Mercedes tests two models with an eye on the desire for larger electric vans with acceptable cargo volumes. By Simon Harris
Electric vans may be coming of age. The bulk of the volume in the fledgling electric van market in the UK to date has been in small vehicles, but a number of manufacturers have plans to roll out electric versions of larger vans.
Many potential users say that to work effectively, they need the cargo volume of larger vans. Those using them as multi-drop delivery vehicles around towns or cities would run out of cargo before they run out of charge in a Nissan e-NV200 or a Renault Kangoo ZE.
Renault plans to launch the Master ZE at the end of the year, Volkswagen is trialling the eCrafter and Mercedes-Benz has electric versions of the Vito and Sprinter in the pipeline.
The eVito is expected to make its debut in production form at the IAA in Hannover in September, with UK sales beginning early in 2019. The eSprinter is expected at a later date.
Mercedes-Benz will also launch an electric version of the Citan after both the larger vans have gone on sale.
We had the chance to get behind the wheel of prototype versions of the Vito and Sprinter ahead of the UK pricing and specification being agreed.
Both vans have battery cells mounted low in the chassis so as not to encroach on the cargo capacities. This positioning also helps ensure a low centre of gravity when loaded.
Three batteries are used in the eVito. These provide a total installed battery capacity of 41.4 kWh and a range of up to 93 miles.
Mercedes-Benz claims that, even fully laden in winter, a range of 62 miles is still possible. With a 7.2 kW AC charging system the battery can be fully charged in around six hours.
The eVito and eSprinter have a peak output of 114PS and up to 300Nm of torque. The continuous output is 95PS. This means performance is comparable with that of a 111 CDI with diesel engine. The eSprinter, therefore, can be compared to the Sprinter 311 CDI.
The eVito can be charged at a public charging station or at home, or from a depot wallbox. In the future, rapid charging via a DC charging infrastructure will also be possible.
The eSprinter is available with four battery packs to offer similar performance to the eVito but, for customers who don’t need the maximum 93-mile potential range, it’s possible to specify the van with three batteries and offer a payload of more than a tonne (1,040kg instead of 900kg).
In line with Mercedes-Benz’s strategy of becoming what it describes as a holistic provider of mobility products, there are offers that can optimise fleet management processes.
As well as the Mercedes Pro Connect services, Mercedes-Benz Vans is planning to offer a further connectivity package specifically for electric commercial vehicles.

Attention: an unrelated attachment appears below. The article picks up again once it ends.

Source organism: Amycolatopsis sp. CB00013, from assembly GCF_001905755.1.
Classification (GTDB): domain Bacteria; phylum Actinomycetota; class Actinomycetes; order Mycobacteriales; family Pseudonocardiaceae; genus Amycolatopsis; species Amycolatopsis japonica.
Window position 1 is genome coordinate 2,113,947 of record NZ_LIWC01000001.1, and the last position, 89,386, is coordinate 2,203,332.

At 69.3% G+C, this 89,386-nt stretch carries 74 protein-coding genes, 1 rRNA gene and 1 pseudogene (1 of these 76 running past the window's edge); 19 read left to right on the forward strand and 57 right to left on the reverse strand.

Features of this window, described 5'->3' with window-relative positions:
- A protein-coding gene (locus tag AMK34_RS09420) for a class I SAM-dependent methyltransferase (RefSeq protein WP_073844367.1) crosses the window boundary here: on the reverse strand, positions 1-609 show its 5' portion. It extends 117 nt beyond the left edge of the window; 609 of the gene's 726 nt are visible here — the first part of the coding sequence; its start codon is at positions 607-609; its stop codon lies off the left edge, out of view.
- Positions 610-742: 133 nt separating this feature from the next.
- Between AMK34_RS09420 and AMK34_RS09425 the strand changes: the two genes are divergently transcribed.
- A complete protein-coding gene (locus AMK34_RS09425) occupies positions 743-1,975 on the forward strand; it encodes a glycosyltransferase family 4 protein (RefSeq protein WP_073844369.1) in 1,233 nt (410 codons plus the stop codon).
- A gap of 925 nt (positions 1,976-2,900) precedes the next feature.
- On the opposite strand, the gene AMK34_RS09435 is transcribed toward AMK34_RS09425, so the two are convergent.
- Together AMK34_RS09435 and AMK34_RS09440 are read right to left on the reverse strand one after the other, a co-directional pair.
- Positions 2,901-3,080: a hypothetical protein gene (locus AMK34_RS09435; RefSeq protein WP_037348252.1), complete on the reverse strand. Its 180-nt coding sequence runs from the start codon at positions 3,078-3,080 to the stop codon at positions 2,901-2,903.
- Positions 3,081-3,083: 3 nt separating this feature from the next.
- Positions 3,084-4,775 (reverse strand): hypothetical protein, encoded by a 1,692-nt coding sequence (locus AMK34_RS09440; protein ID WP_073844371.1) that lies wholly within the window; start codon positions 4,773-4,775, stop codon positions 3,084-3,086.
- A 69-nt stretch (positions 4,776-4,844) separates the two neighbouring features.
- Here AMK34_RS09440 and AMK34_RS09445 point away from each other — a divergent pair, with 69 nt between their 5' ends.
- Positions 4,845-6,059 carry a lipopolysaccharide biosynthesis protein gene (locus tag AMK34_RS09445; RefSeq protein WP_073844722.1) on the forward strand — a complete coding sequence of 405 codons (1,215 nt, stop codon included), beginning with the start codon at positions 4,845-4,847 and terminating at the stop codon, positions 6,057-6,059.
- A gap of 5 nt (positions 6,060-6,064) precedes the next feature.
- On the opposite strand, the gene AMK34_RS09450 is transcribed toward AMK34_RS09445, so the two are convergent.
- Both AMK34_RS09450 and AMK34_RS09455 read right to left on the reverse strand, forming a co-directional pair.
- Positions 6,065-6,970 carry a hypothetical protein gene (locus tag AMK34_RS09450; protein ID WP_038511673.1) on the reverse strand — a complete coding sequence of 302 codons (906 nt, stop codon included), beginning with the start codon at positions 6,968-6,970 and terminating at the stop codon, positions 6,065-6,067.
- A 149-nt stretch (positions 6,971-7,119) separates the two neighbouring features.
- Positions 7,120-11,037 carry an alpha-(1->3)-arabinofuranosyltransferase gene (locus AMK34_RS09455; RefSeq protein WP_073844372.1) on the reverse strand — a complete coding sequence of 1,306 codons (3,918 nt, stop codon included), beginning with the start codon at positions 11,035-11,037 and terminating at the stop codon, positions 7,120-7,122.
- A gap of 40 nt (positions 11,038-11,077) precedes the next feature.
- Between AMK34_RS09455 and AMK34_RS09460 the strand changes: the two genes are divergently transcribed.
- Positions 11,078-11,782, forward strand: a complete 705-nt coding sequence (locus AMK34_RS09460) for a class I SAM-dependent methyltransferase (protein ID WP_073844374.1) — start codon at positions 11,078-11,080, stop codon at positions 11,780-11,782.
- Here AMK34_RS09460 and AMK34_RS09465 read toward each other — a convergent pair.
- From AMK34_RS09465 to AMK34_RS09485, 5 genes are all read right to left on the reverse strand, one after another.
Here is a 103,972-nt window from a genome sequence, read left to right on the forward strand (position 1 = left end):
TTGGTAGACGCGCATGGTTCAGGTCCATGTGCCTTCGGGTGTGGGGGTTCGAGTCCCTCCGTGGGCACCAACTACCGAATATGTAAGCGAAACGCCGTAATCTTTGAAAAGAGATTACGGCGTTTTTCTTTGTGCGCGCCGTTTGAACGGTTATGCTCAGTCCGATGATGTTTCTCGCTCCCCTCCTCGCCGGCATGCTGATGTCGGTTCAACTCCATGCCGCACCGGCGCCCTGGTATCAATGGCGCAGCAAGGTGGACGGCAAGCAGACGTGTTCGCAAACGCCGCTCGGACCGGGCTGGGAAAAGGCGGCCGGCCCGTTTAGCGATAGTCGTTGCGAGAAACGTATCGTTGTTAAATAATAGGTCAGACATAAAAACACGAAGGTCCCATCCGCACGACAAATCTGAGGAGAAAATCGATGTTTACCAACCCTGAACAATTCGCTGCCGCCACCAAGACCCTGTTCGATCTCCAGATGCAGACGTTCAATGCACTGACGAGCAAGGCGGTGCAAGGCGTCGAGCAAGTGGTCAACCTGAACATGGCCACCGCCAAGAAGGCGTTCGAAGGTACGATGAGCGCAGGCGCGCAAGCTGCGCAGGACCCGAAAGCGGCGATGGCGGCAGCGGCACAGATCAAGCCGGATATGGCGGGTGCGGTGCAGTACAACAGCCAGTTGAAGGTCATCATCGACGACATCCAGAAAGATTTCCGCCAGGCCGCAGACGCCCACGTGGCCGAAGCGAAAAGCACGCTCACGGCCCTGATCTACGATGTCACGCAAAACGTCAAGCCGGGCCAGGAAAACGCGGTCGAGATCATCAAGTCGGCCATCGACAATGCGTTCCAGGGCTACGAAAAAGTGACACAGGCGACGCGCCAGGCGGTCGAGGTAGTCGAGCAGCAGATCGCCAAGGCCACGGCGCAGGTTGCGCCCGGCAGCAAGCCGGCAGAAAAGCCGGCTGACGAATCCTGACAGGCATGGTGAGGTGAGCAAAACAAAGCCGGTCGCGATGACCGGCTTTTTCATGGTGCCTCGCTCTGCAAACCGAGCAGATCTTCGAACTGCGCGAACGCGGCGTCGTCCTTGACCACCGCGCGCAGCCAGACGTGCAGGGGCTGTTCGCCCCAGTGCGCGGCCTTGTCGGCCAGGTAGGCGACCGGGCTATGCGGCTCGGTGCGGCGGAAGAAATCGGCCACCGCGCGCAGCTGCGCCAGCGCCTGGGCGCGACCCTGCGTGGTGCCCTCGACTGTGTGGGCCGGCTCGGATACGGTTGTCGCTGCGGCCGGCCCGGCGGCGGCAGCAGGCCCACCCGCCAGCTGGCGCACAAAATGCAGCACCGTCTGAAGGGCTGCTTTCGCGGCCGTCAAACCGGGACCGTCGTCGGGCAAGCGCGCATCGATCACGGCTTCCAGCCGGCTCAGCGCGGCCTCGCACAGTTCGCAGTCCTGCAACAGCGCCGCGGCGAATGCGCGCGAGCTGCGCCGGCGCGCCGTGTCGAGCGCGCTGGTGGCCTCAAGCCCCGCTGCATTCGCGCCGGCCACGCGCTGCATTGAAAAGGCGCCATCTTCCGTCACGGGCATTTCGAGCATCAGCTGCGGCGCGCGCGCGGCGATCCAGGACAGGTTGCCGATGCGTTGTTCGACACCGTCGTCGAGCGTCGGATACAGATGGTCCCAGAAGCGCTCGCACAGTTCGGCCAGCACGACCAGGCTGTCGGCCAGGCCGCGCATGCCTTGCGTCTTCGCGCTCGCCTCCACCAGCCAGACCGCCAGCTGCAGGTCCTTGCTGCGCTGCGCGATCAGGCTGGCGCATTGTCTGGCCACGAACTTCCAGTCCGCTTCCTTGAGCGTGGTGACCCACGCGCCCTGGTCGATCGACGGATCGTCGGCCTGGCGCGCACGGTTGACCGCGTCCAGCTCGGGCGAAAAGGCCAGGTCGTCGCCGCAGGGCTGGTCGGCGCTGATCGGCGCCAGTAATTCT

This includes a fleet management system specific to electric vehicles that, for example, takes account of the charge level of the vehicles as well as range and temperature conditions when planning routes.
On top of this there are intelligent load compartment provisions and mobility services such as leasing offers and options for short-term rental.
By 2019, Mercedes-Benz Vans will have invested around €150 million (£135m) in the electrification of its commercial product range.
The investments will go into the adaptation of existing technologies and into its own development activities.
For example, there was a Sprinter F Cell hydrogen fuel cell vehicle concept underpinning a motorhome body on display alongside the battery electric vans, although no date has yet been suggested for that powertrain going into production.
Rather that Mercedes-Benz is keen to demonstrate the potential of various electrified platforms.
Although the interior designs of the eVito and eSprinter were not finalised, we had a decent feel for how they would perform in urban areas.
Both vehicles were lively in low-speed traffic, and have the capacity to vary the level of energy recuperation when decelerating.
With the maximum setting selected, drivers would need to use the brake pedal less and businesses might find brake pad replacement is a less frequent occurrence.
There are four drive modes, with an ‘eco’ mode restricting power and able to make the charge stretch a little further.
Preliminary range data has been collated in the default drive mode, meaning selecting ‘eco’ could see the range increased beyond the predicted 93 miles maximum.
Mercedes-Benz wasn’t able to offer firm guidance on price so far ahead of the market launch, but both vans show much promise for those operators who can take advantage of electric power.
Electric vans are improving with each generation as powertrains become more efficient.
Engineers are targeting that crucial range window where short-range delivery vehicles and professional technicians could make the best use of them.
We look forward to seeing this early promise of the prototypes carried through to production versions when we drive them.